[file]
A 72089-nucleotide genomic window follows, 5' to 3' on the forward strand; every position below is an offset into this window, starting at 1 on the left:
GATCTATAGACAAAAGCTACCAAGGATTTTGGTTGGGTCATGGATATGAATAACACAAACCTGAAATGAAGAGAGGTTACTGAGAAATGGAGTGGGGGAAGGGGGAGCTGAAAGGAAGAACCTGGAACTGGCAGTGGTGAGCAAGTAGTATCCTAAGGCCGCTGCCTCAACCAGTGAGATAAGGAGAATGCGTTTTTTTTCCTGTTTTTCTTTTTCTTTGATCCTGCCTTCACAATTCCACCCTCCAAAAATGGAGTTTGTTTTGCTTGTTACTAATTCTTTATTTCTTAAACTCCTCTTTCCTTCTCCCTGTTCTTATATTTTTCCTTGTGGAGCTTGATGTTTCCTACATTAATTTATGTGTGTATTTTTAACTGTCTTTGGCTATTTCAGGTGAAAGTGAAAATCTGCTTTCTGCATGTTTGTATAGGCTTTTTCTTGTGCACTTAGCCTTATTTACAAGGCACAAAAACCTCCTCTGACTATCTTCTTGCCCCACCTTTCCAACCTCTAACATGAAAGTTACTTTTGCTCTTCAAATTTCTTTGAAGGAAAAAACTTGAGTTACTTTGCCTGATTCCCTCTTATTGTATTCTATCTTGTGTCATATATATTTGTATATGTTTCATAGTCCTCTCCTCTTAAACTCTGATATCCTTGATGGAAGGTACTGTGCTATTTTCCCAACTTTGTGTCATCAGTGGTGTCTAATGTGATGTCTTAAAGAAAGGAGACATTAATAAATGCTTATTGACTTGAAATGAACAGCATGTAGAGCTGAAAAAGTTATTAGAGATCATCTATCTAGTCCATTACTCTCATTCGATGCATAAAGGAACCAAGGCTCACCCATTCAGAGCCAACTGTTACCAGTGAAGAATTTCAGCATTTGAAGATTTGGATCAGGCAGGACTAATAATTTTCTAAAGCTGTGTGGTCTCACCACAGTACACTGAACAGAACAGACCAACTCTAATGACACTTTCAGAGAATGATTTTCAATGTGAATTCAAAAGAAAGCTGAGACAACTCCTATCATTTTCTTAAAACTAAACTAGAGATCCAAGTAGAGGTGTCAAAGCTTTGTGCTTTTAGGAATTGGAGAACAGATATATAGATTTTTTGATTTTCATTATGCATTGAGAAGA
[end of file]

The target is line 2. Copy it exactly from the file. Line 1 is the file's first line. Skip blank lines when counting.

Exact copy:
GATCTATAGACAAAAGCTACCAAGGATTTTGGTTGGGTCATGGATATGAATAACACAAACCTGAAATGAAGAGAGGTTACTGAGAAATGGAGTGGGGGAAGGGGGAGCTGAAAGGAAGAACCTGGAACTGGCAGTGGTGAGCAAGTAGTATCCTAAGGCCGCTGCCTCAACCAGTGAGATAAGGAGAATGCGTTTTTTTTCCTGTTTTTCTTTTTCTTTGATCCTGCCTTCACAATTCCACCCTCCAAAAATGGAGTTTGTTTTGCTTGTTACTAATTCTTTATTTCTTAAACTCCTCTTTCCTTCTCCCTGTTCTTATATTTTTCCTTGTGGAGCTTGATGTTTCCTACATTAATTTATGTGTGTATTTTTAACTGTCTTTGGCTATTTCAGGTGAAAGTGAAAATCTGCTTTCTGCATGTTTGTATAGGCTTTTTCTTGTGCACTTAGCCTTATTTACAAGGCACAAAAACCTCCTCTGACTATCTTCTTGCCCCACCTTTCCAACCTCTAACATGAAAGTTACTTTTGCTCTTCAAATTTCTTTGAAGGAAAAAACTTGAGTTACTTTGCCTGATTCCCTCTTATTGTATTCTATCTTGTGTCATATATATTTGTATATGTTTCATAGTCCTCTCCTCTTAAACTCTGATATCCTTGATGGAAGGTACTGTGCTATTTTCCCAACTTTGTGTCATCAGTGGTGTCTAATGTGATGTCTTAAAGAAAGGAGACATTAATAAATGCTTATTGACTTGAAATGAACAGCATGTAGAGCTGAAAAAGTTATTAGAGATCATCTATCTAGTCCATTACTCTCATTCGATGCATAAAGGAACCAAGGCTCACCCATTCAGAGCCAACTGTTACCAGTGAAGAATTTCAGCATTTGAAGATTTGGATCAGGCAGGACTAATAATTTTCTAAAGCTGTGTGGTCTCACCACAGTACACTGAACAGAACAGACCAACTCTAATGACACTTTCAGAGAATGATTTTCAATGTGAATTCAAAAGAAAGCTGAGACAACTCCTATCATTTTCTTAAAACTAAACTAGAGATCCAAGTAGAGGTGTCAAAGCTTTGTGCTTTTAGGAATTGGAGAACAGATATATAGATTTTTTGATTTTCATTATGCATTGAGAAGA